By Jonathan Amos
BBC News science reporter
The Huygens probe is on target and all set for its encounter with Titan, the mysterious large moon of Saturn.
The 2.7m-wide robot lab has passed its final systems check-out and scientists have confirmed the rendezvous can go ahead on 14 January as planned.
Huygens has spent the past seven years riding on the Cassini spacecraft, which arrived at the ringed planet in July.
The probe's ejection and plunge into Titan's thick atmosphere should be one of the mission's major highlights.
"Huygens is in great shape," said Dr Gerhard Schwehm, from the European Space Agency (Esa). "We've got the green light from the review board to proceed with the mission."
The campaign will begin in earnest on Christmas Day when Cassini will fire retaining bolts holding down its 319kg passenger.
A spring mechanism will then give Huygens a gentle nudge, taking it ahead of the mothership at a steady, relative speed of 30cm/s and spinning at seven revolutions per minute.
At that point, Huygens will be on a collision course with Titan, although it does not actually arrive at the moon for another 20 days. It will be a silent coast with all systems shutdown to preserve the battery power needed for the scientific reconnaissance.
Huygens is timed to hit the top of Titan's atmosphere at 0907GMT on the 14th January; it will be travelling at some 6km/s.
Friction on the heatshield and three parachutes will slow the robotic lab's descent.
If all goes to plan, Huygens should get about two and a half hours to study its surroundings on the gentle drift down to the surface.
Titan is unique in the Solar System. It is the only planetary satellite with a substantial atmosphere. It is rich in nitrogen, methane, other organic (or carbon-based) molecules and nitriles (in which carbon atoms are triple-bonded to nitrogen atoms) such as hydrogen cyanide.
"The atmosphere is of really great interest because it is similar in some respects to the primitive atmosphere on Earth - except stuck in deep-freeze," explained Professor John Zarnecki, of the UK's Open University and a principal investigator on Huygens.
"Our atmosphere has evolved enormously, of course; but if we go to Titan we hope to see many of the chemical processes that happened here four billion years ago and which led, ultimately, to the conditions in which life was able to develop."
Finding life on Titan, however, is not thought likely. With temperatures down to -180C, there is no opportunity for aqueous chemistry at Earth-like temperatures, conditions considered crucial for the origin of life as we know it.
Nonetheless, Huygens should return a full "weather report"; detailing the atmosphere's composition, structure, temperature, pressure, winds and aerosols. The camera system will return more than 1,000 images.
All the information will be relayed up to Cassini for onward transmission to Earth.
Huygens is first and foremost an atmospheric probe, but scientists will be hoping it keeps operating all the way down to the surface to study the conditions there, too. What it will find no-one is really quite sure.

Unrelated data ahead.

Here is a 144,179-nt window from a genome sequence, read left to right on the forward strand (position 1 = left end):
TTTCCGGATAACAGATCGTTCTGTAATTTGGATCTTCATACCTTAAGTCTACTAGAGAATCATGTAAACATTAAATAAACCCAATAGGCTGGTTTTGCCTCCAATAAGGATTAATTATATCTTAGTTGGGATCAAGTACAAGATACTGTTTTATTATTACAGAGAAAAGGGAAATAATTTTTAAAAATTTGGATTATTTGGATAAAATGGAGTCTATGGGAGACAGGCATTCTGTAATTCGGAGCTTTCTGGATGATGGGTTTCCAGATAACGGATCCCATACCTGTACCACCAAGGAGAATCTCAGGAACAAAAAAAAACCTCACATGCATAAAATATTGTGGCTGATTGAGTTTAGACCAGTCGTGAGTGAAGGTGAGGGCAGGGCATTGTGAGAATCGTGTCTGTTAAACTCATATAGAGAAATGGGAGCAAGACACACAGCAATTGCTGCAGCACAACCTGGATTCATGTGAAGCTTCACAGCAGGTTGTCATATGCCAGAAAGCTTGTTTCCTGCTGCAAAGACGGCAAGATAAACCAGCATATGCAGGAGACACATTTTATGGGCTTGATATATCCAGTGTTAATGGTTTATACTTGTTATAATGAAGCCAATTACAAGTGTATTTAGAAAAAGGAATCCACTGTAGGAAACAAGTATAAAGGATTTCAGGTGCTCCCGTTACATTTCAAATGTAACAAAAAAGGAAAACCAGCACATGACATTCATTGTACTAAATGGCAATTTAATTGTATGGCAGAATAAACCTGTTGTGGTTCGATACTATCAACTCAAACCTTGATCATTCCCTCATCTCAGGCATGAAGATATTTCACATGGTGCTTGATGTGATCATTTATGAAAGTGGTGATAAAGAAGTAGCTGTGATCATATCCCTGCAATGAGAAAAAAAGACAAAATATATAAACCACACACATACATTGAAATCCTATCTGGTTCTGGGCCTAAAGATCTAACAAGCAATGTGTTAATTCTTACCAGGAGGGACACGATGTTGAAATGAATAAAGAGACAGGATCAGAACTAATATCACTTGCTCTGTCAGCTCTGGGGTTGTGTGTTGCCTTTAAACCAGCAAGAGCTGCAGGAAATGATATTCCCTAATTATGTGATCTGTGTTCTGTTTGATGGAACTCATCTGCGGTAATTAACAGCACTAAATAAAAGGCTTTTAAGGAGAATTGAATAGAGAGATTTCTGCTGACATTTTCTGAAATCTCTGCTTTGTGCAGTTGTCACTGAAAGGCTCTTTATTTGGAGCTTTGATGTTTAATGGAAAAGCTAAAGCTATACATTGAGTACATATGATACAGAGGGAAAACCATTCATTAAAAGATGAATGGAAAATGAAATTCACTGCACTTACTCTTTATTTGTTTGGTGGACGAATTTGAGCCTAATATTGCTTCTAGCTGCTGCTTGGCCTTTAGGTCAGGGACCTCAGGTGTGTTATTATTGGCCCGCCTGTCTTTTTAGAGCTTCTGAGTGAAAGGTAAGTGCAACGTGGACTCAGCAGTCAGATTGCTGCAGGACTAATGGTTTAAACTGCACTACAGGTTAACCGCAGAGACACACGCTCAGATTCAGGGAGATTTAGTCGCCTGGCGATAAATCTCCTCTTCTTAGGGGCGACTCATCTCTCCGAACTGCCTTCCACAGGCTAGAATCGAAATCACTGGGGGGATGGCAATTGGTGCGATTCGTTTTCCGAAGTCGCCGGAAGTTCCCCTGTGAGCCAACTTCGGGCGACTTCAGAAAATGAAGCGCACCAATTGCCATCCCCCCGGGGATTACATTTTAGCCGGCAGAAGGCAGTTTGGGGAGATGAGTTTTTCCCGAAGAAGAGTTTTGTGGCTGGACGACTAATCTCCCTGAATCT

Surface features are obscured from direct visual study by a thick, organic haze. And even the close flyby (at a distance of 1,200km) by Cassini in October seemed to add to the mystery.
There are no major impact craters, for sure; which means the surface is being reworked, perhaps by icy volcanism or erosion. There are bright and dark features but their true nature has become a tantalising enigma. Are the bright regions "land forms" and the dark features seas of liquid ethane?
"We're really not sure," said Professor Carl Murray, of Queen Mary, University of London, and Cassini imaging team member.
"To get the whole picture, we will need repeated encounters with Titan which we will get with [45 flybys]. And to understand the surface in detail we need Huygens to give us the 'ground truth' for one particular region, which we can then compare with all the other Cassini instrument data."
No-one is keener to get to the surface intact than John Zarnecki.
He leads the team behind the surface science package. He envisages three possible scenarios: a relatively hard landing on a icy-rocky surface; a squelch into a tar-like gunge; and, his favourite outcome, a splash-down in an oily sea.
"Huygens would then take the first measurements ever in extraterrestrial oceanography," he said. "We've done some calculations for what wind-driven waves might look like on Titan and they are actually quite scary.
"Under the same conditions, waves on Titan could be 10 times larger than on Earth."
So, although Huygens is sealed and should float, if it lands on liquid there is the prospect it could be overwhelmed by a massive surge of liquid hydrocarbons.
"We've also calculated the waves will be very slow; so I guess my dream scenario is that the camera picks up this massive wave on the horizon trundling towards us and we take measurements all the time before the screens suddenly go blank," Professor Zanecki joked.
Cassini-Huygens is a cooperative project between the US space agency, Esa and the Italian Space Agency.